The US is set to reposition its Navy fleet with the majority of its warships to be assigned to the Asia-Pacific by 2020. But this military strategy has nothing to do with US-Chinese rivalry in the region, the defense secretary assures.
The US would reposition its Navy so that 60 per cent of its warships would be assigned to the Asia-Pacificregion by 2020, compared to about 50 per cent now, US Defense Secretary Leon Panetta told senior civilian and military leaders from about 30 Asia-Pacific nations at an annual security forum in Singapore.
"Some view the increased emphasis by the United States on the Asia-Pacific region as some kind of challenge to China. I reject that view entirely," he said. "Our effort to renew and intensify our involvement in Asia is fully compatible… with the development and growth of China. Indeed, increased US involvement in this region will benefit China as it advances our shared security and prosperity for the future."
But in laying out core US principles in the region, Panetta made clear Washington opposed any attempt by Beijing to make unilateral moves in its push for territorial rights in the oil-rich South China Sea.
Panetta's comments came at the start of a seven-day visit to the region to prove to its Asian allies that it intends to remain a crucial military and economic power in the region to counterbalance China's growing influence.
The trip includes stops in Vietnam and India, and comes at a time of renewed tensions over competing sovereignty claims in the South China Sea, with the Philippines, a major US ally, and China in a standoff over the Scarborough Shoal near the Filipino coast.
The US aims to reassure its allies that Washington would act to counterbalance China's growing influence on the South China Sea as part of its foreign policy known as the "pivot to Asia". Panetta said the US will be committed to alliances instead of new permanent bases and mentioned treaties with Japan, South Korea, Thailand, the Philippines and Australia as well as partnerships with India, Singapore, Indonesia and others.
Panetta also said Washington also would work to increase the number and size of bilateral and multilateral military training exercises it conducts in Asia-Pacific. Officials said last year the US carried out 172 such joint drills in the region.
Panetta reiterated he was committed to a "healthy, stable, reliable and continuous" military-to-military relationship with China, but underscored the need for Beijing to support a system to clarify rights in the region and help to resolve disputes.
"China has a critical role to play in advancing security and prosperity by respecting the rules-based order that has served the region for six decades," he said.
President Obama unveiled the new US defense strategy at the start of the year. The US leader stressed that the shift in focus to Asia comes amid increasing concern at the Pentagon over China's strategic goals. Beijing begins to field a new generation of weapons that American officials fear are designed to prevent US naval and air forces from projecting power into the Far East.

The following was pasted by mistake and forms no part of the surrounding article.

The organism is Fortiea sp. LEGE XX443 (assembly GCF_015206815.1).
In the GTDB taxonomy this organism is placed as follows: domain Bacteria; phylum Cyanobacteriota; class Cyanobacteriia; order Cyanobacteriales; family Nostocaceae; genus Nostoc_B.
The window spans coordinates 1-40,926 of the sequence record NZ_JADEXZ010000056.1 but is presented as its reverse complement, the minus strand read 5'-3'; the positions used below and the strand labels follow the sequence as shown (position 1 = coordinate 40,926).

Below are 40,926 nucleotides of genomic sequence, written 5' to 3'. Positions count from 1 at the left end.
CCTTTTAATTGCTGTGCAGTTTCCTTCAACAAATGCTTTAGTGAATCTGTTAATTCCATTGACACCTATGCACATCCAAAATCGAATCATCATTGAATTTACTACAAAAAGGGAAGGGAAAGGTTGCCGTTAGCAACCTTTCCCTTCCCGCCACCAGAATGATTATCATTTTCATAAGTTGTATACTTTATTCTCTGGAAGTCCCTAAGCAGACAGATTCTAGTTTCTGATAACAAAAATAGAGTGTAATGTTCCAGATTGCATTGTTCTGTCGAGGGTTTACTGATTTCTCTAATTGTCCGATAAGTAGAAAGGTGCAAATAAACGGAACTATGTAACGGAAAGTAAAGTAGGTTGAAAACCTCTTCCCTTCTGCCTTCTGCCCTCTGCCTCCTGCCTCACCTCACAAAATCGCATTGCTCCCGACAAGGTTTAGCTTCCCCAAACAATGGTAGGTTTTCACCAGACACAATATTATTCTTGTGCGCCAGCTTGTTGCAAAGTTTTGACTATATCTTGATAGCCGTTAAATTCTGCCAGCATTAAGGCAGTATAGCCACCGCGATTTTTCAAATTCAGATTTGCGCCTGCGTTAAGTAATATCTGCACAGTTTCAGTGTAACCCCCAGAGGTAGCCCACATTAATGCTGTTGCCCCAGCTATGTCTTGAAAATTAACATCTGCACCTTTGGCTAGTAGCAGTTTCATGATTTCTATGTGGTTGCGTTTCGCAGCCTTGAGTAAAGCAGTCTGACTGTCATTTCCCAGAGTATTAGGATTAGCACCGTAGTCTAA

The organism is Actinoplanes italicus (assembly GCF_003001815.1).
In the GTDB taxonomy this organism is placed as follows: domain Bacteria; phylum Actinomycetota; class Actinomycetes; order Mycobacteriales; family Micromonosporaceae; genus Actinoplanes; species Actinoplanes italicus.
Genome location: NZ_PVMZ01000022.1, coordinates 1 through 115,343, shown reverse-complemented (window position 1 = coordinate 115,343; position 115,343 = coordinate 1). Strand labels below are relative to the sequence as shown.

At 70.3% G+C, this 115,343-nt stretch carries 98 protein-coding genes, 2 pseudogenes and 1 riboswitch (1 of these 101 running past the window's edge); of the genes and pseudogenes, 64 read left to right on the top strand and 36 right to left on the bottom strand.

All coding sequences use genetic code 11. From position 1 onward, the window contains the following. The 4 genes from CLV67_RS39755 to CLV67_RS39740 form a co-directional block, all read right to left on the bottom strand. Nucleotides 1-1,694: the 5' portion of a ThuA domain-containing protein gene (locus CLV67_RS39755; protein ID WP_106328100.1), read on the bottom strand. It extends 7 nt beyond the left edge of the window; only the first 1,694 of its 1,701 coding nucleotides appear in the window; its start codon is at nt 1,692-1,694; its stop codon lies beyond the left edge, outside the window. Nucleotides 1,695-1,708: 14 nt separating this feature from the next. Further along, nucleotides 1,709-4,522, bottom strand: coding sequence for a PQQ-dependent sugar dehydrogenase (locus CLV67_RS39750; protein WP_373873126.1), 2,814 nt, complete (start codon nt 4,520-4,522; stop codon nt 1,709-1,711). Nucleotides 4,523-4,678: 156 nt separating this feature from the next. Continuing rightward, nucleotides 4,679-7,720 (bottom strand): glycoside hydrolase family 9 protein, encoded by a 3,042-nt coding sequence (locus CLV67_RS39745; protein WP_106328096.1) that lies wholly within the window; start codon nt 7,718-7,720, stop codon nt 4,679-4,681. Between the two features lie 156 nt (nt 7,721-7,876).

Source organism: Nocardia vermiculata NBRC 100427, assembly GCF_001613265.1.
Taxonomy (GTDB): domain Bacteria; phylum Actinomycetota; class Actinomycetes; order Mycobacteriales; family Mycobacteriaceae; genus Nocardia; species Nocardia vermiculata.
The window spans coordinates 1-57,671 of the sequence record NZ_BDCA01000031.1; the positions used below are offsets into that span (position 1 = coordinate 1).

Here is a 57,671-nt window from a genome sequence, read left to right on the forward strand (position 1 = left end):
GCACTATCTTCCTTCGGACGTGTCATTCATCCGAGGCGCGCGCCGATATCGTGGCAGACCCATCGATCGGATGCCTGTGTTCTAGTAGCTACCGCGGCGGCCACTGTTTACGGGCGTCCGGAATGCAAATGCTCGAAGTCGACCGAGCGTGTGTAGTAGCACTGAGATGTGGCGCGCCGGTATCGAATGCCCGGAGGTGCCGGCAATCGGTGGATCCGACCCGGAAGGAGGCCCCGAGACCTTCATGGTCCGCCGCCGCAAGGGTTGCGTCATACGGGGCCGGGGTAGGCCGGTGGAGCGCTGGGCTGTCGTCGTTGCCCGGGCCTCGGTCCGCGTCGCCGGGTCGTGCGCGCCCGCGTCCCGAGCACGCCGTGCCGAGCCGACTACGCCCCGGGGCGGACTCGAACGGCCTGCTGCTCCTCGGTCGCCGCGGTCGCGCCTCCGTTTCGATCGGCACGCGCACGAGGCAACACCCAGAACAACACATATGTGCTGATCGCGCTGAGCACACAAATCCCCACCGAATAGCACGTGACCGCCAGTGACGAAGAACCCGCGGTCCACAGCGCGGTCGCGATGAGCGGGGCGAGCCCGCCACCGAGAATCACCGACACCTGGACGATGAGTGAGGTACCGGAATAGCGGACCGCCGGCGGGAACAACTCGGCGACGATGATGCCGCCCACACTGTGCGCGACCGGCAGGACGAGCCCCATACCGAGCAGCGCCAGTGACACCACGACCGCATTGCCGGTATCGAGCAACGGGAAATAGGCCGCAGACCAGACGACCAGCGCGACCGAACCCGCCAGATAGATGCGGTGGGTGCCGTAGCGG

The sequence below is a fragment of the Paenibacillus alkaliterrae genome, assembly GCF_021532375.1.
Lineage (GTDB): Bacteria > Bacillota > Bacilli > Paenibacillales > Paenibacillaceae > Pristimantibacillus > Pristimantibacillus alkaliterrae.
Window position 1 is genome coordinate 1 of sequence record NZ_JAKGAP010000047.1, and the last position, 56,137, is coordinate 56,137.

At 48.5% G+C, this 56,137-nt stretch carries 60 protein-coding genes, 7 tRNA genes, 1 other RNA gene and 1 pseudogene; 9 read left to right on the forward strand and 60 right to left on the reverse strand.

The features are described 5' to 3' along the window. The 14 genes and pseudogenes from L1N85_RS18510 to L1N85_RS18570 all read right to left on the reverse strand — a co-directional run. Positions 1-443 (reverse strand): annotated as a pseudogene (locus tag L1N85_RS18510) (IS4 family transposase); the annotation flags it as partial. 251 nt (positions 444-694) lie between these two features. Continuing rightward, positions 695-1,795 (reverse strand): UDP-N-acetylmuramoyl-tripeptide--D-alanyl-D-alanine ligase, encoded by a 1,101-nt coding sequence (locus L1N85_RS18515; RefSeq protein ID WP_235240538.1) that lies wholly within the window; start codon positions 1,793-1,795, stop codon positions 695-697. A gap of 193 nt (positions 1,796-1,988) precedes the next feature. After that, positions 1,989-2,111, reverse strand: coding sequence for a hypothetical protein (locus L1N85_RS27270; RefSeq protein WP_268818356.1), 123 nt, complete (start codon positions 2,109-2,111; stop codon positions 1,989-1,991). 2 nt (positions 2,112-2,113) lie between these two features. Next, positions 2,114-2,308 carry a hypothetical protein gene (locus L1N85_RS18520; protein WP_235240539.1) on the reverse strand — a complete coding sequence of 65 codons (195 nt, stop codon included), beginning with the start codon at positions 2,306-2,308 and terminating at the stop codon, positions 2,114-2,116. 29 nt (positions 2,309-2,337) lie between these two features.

In response, Beijing warned the US to be "careful in its words and actions and do more that is beneficial to the development of relations between the two countries and their militaries."
The Chinese Foreign Ministry stated the expanded US military presence in Asia was based on a miscalculation of Beijing's intent to modernize its military defenses.
"The accusation targeting China in the document has no basis, and is fundamentally unrealistic," the Foreign Ministry proclaimed back in January, shortly after the release of Washington’s new strategy. "China adheres to the path of peaceful development, an independent and peaceful foreign policy and a defensive national defense policy.”
A day after laying out details of the Pentagon's new Asia-Pacific strategy, US Defense Secretary Leon Panetta visited Vietnam, seeking a return to long-abandoned military ports in the country.
Panetta’s visit to Vietnam is likely to irritate China, which is unhappy with any US build up in the region.
American radio host and author Stephen Lendman, says the US military build-up in Asia is undoubtedly aimed at China.
“North Korea is the punching bag, China is the target – and China knows it, as well as Russia knows it is being encircled with military bases,” he told RT.
Washington made it clear it intends to find new allies in Asia and help to enforce those countries' maritime rights in controversial areas with China. That is why the US has attack ships with nuclear weapons are close to Chinese borders, including in the South China Sea which Beijing considers its waters, while “America wants to come in and usurp them.”
“Just imagine China, Russia or any other country wants its fleet off America’s east or west coast. For the (American) Congress that would probably be an act of war,” Lendman supposes.
Economically, politically and even militarily China is dominating the South East Asia so for the countries that choose between Washington and Beijing the choice is anything but simple.